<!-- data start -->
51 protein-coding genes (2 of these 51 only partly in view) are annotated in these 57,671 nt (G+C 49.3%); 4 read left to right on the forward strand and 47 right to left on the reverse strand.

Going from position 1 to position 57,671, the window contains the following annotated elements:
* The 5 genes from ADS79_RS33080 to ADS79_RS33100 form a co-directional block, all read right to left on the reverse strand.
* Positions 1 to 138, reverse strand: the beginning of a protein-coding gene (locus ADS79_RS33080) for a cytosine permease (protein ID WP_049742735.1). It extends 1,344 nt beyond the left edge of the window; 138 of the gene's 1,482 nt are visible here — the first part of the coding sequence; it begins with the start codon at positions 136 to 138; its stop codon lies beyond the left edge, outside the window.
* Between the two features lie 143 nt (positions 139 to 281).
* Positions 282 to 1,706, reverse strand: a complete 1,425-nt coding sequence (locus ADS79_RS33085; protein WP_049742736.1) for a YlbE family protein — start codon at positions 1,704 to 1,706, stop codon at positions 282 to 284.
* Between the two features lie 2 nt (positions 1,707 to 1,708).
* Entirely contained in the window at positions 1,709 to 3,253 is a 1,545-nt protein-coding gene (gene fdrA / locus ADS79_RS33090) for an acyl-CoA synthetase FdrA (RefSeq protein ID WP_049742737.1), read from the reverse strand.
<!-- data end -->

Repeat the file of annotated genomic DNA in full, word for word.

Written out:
51 protein-coding genes (2 of these 51 only partly in view) are annotated in these 57,671 nt (G+C 49.3%); 4 read left to right on the forward strand and 47 right to left on the reverse strand.

Going from position 1 to position 57,671, the window contains the following annotated elements:
* The 5 genes from ADS79_RS33080 to ADS79_RS33100 form a co-directional block, all read right to left on the reverse strand.
* Positions 1 to 138, reverse strand: the beginning of a protein-coding gene (locus ADS79_RS33080) for a cytosine permease (protein ID WP_049742735.1). It extends 1,344 nt beyond the left edge of the window; 138 of the gene's 1,482 nt are visible here — the first part of the coding sequence; it begins with the start codon at positions 136 to 138; its stop codon lies beyond the left edge, outside the window.
* Between the two features lie 143 nt (positions 139 to 281).
* Positions 282 to 1,706, reverse strand: a complete 1,425-nt coding sequence (locus ADS79_RS33085; protein WP_049742736.1) for a YlbE family protein — start codon at positions 1,704 to 1,706, stop codon at positions 282 to 284.
* Between the two features lie 2 nt (positions 1,707 to 1,708).
* Entirely contained in the window at positions 1,709 to 3,253 is a 1,545-nt protein-coding gene (gene fdrA / locus ADS79_RS33090) for an acyl-CoA synthetase FdrA (RefSeq protein ID WP_049742737.1), read from the reverse strand.